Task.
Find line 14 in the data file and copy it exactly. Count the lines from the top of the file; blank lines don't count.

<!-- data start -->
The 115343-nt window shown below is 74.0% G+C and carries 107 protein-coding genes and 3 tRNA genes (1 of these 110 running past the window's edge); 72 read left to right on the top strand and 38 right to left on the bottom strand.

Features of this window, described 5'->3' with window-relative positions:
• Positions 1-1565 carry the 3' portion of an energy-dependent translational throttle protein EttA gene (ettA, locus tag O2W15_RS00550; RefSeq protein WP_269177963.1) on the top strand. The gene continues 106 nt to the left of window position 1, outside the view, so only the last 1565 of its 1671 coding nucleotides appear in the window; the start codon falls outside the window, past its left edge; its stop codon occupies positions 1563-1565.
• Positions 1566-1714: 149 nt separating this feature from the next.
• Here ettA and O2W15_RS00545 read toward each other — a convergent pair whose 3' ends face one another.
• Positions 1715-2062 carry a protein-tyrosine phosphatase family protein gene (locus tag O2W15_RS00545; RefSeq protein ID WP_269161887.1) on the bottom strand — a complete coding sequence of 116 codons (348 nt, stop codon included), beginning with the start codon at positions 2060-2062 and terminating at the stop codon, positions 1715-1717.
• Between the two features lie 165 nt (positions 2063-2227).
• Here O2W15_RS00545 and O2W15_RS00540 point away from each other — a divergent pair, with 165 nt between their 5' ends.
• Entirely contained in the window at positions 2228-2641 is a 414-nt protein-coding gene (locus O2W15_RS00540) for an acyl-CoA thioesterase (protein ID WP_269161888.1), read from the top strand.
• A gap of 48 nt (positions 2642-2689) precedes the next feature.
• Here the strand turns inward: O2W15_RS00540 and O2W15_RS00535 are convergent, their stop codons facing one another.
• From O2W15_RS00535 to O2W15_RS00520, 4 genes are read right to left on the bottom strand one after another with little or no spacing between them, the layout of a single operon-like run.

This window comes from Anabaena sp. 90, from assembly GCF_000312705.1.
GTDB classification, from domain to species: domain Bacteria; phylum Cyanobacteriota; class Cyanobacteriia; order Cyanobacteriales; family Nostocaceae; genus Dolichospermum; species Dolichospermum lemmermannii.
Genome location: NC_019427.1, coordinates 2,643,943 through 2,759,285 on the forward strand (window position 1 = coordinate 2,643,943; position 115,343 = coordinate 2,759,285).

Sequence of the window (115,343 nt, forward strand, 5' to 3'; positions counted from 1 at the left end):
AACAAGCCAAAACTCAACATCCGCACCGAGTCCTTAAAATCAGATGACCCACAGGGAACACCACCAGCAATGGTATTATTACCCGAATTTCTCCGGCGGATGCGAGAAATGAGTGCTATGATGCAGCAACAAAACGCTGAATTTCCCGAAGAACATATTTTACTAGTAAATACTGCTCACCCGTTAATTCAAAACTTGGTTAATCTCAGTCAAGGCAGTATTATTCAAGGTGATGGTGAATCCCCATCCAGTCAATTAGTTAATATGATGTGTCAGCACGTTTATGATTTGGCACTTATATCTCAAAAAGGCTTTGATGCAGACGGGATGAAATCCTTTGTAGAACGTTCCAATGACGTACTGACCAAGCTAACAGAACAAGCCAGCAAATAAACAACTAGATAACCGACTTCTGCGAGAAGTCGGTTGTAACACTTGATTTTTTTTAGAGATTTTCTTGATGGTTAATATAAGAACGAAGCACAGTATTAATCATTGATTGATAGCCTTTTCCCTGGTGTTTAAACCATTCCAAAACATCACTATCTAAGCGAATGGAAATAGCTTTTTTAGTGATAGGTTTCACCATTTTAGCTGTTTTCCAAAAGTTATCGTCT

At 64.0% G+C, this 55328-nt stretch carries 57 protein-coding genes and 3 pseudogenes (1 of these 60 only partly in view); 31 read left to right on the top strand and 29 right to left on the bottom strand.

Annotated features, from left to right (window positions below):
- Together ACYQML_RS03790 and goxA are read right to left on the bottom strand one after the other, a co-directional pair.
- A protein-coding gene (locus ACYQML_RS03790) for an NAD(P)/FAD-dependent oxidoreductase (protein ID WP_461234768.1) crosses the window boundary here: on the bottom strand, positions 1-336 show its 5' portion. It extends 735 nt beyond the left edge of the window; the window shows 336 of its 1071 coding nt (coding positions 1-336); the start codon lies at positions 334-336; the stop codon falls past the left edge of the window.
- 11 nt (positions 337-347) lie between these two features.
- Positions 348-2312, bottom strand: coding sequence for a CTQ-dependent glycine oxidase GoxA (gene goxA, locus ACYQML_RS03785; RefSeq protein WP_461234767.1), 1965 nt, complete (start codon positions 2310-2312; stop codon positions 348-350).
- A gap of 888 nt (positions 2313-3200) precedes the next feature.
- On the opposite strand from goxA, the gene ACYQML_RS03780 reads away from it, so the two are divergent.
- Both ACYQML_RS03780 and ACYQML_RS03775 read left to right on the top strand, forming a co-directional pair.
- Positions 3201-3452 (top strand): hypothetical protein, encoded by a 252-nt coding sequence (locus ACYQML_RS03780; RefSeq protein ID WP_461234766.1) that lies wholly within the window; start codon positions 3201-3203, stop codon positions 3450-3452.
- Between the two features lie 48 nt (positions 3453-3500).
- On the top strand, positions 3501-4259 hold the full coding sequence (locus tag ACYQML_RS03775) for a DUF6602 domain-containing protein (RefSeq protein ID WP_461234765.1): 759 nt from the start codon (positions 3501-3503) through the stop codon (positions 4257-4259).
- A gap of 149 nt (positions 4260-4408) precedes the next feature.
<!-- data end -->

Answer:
GTDB classification, from domain to species: domain Bacteria; phylum Cyanobacteriota; class Cyanobacteriia; order Cyanobacteriales; family Nostocaceae; genus Dolichospermum; species Dolichospermum lemmermannii.